On Black Sisters Street
A Novel

By Chika Unigwe

Chika Unigwe is the winner of the 2012 Nigeria Prize for Literature for On Black Sisters Street.

“Boiling with a sly, generous humor … On Black Sisters Street marks the arrival of a latter-day Thackeray, an Afro-Belgian writer who probes with passion, grace and comic verve the underbelly of our globalized new world economy.”

New York Times Book Review

“Unigwe’s gripping tale chronicles the lives of four African women working as prostitutes in Antwerp’s red-light district.… As Unigwe tells her characters’ stories in interweaving narratives and time lines, the women embody depths of fear and displacement, as well as the will to survive and prosper.”

Booklist

“This spellbinding novel … combines a storyteller’s narrative flair with a reporter’s eye for grim, gritty details about the sex industry.… Unigwe crafts her characters’ voices with crystalline prose and compassion, in a revelatory work as tough, humane and unsentimental as its heroines.”

Caryn James, More Magazine

“In her English-language debut, the Nigerian-born Unigwe convincingly exposes an unfamiliar world without sentimentality.”

Kirkus Reviews

On Black Sisters Street tells the haunting story of four very different women who have left their African homeland for the riches of Europe—and who are thrown together by bad luck and big dreams into a sisterhood that will change their lives. Each night, Sisi, Ama, Efe, and Joyce stand in the windows of Antwerp’s red-light district, promising to make men’s desires come true—if only for half an hour. They offer their bodies to strangers but their hearts to no one, each focused on earning enough to get herself free, to send money home, or to save up for her own future. Drawn together by Sisi’s murder, the women must choose between their secrets and their safety. This first paperback edition of On Black Sisters Street celebrates the U.S. publication debut of Chika Unigwe, a brilliant new writer and a standout voice among contemporary African authors.

Chika Unigwe was born in Nigeria and now lives in Belgium with her husband and four children. She was a 2008 UNESCO-Aschberg fellow and a 2009 Rockefeller Foundation fellow. She holds a PhD from the University of Leiden. She is the recipient of several awards for her writing, including the 2012 Nigerian Prize for Literature for On Black Sisters Street, and first prize in the 2003 BBC Short Story Competition. In 2004 she was shortlisted for the Caine Prize for African Writing. Her first novel, De Feniks, was published in Dutch in 2005.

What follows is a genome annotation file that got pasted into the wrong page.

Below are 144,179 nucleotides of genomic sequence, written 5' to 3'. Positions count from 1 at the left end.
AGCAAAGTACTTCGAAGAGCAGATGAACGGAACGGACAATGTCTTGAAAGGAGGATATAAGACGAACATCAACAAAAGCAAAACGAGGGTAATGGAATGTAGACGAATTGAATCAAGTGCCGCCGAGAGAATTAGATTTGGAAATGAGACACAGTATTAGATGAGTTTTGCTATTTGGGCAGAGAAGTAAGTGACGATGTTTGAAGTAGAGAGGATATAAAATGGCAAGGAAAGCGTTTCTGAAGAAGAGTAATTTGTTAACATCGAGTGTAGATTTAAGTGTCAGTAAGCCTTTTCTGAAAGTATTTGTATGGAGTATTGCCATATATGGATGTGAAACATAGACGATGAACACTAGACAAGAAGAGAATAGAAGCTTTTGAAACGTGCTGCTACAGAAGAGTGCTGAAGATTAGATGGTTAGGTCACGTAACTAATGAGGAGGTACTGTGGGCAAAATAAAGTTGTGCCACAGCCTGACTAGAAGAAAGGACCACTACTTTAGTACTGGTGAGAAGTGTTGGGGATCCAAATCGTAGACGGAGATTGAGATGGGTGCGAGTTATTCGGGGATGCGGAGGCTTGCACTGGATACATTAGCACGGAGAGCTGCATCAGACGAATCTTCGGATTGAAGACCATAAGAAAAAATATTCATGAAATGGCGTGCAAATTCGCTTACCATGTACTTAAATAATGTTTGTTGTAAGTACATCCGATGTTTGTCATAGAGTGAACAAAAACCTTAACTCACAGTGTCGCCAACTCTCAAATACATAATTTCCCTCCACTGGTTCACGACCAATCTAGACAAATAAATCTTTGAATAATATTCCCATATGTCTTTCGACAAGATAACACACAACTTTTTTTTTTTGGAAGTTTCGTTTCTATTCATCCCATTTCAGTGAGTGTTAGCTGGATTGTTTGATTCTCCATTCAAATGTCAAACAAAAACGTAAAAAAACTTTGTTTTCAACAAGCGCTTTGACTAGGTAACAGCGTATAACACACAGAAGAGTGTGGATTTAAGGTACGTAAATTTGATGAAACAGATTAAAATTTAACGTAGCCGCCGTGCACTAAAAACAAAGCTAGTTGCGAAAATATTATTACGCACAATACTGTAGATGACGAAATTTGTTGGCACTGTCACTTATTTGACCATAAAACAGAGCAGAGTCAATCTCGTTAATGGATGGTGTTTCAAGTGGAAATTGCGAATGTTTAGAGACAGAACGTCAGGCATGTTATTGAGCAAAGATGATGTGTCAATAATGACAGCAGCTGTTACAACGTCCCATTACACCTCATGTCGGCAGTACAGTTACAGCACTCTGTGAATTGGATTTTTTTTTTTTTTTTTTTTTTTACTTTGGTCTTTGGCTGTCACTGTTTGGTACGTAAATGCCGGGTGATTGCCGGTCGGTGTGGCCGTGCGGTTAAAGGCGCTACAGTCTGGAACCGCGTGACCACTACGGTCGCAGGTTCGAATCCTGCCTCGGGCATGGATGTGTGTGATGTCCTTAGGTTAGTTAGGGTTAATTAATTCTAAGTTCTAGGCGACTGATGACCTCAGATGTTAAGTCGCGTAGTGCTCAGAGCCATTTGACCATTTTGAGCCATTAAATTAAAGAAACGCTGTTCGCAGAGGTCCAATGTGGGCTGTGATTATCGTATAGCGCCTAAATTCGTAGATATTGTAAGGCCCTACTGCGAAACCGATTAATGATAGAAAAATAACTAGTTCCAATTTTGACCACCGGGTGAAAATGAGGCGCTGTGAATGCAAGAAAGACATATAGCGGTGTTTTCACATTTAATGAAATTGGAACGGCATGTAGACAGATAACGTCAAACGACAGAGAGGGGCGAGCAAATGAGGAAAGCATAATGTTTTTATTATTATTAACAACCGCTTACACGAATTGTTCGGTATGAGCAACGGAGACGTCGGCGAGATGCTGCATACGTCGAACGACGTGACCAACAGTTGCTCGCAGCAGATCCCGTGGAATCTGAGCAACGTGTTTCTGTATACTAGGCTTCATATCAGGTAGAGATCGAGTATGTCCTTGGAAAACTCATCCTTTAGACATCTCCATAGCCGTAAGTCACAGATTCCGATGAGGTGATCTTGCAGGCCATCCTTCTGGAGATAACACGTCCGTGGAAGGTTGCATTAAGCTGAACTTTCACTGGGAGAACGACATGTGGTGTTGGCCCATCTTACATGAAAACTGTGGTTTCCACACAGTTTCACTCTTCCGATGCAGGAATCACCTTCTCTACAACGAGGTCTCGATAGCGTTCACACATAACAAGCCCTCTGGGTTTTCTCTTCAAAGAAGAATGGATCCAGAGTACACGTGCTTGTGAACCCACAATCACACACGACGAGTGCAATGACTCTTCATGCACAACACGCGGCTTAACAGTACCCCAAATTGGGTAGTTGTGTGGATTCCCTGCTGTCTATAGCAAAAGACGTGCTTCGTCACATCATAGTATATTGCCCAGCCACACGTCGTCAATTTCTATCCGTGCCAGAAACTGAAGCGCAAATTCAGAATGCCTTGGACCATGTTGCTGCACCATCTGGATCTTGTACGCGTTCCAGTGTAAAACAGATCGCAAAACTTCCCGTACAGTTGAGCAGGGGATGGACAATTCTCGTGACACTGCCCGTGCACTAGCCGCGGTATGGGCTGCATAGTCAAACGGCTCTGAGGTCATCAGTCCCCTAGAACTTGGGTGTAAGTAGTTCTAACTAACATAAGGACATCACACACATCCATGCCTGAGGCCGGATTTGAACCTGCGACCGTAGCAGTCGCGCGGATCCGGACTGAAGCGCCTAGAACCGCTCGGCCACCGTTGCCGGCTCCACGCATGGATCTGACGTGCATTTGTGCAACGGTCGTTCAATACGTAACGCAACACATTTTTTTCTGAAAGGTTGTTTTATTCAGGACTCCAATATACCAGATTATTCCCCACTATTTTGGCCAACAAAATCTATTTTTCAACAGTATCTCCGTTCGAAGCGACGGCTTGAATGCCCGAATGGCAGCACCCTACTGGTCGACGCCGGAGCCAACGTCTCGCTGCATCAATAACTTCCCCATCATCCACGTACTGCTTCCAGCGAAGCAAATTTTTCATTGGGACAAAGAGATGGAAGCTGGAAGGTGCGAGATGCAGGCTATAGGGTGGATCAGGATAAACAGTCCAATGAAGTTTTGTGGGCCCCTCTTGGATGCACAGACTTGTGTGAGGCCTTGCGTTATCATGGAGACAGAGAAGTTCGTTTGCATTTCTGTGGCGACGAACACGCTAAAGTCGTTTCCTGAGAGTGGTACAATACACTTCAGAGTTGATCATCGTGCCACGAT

Order a print copy

Paperback · $15.16 ·
Add to Cart

Retail price: $18.95 · Save 20% ($15.16)

Buy from a local bookstore

IndieBound

US and Canada only

Cover of On Black Sisters Street

Share    Facebook icon  Email icon

Requests

Desk Copy Examination Copy Review Copy

Permission to reprint
Permission to photocopy or include in a course pack via Copyright Clearance Center

Formats

Paperback
978-0-8214-1992-2
Retail price: $18.95, S.
Release date: January 2012
272 pages · 6.125 × 9¼ in.
Rights: World (exclusive in USA, and Philippines) except South America, and British Commonwealth

Additional Praise for On Black Sisters Street

“Unigwe has a talent for capturing the dashed dreams of young women who are stronger than they imagine.… (T)he women’s personal stories are wrenchingly memorable.”

Library Journal

“Powerful … The author’s raw voice, unflinching eye for detail, facility for creating a complex narrative, and affection for her characters make this a must read.”

Publishers Weekly, starred review

Related Titles

Cover of 'After Tears'

After Tears
By Niq Mhlongo

Bafana Kuzwayo is a young man with a weight on his shoulders. After flunking his law studies at the University of Cape Town, he returns home to Soweto, where he must decide how to break the news to his family. But before he can confess, he is greeted as a hero by family and friends. His uncle calls him “Advo,” short for Advocate, and his mother wastes no time recruiting him to solve their legal problems.

African Authors · African Studies · Fiction

Cover of 'Dog Eat Dog'

Dog Eat Dog
A Novel
By Niq Mhlongo

Dog Eat Dog is a remarkable record of being young in a nation undergoing tremendous turmoil, and provides a glimpse into South Africa’s pivotal kwaito (South African hip-hop) generation and life in Soweto. Set in 1994, just as South Africa is making its postapartheid transition, Dog Eat Dog captures the hopes—and crushing disappointments—that characterize such moments in a nation’s history.

Fiction · African Authors · African Studies

Cover of 'Welcome to Our Hillbrow'

Welcome to Our Hillbrow
A Novel of Postapartheid South Africa
By Phaswane Mpe

Welcome to Our Hillbrow is an exhilarating and disturbing ride through the chaotic and hyper-real zone of Hillbrow—microcosm of all that is contradictory, alluring, and painful in the postapartheid South African psyche.

Fiction · African Authors · African Studies

Cover of 'The Conscript'

The Conscript
A Novel of Libya’s Anticolonial War
By Gebreyesus Hailu
· Translation by Ghirmai Negash
· Introduction by Laura Chrisman

Eloquent and thought-provoking, this classic novel by the Eritrean novelist Gebreyesus Hailu, written in Tigrinya in 1927 and published in 1950, is one of the earliest novels written in an African language and will have a major impact on the reception and critical appraisal of African literature.

Fiction · African Authors · Eritrea · Libya · African Studies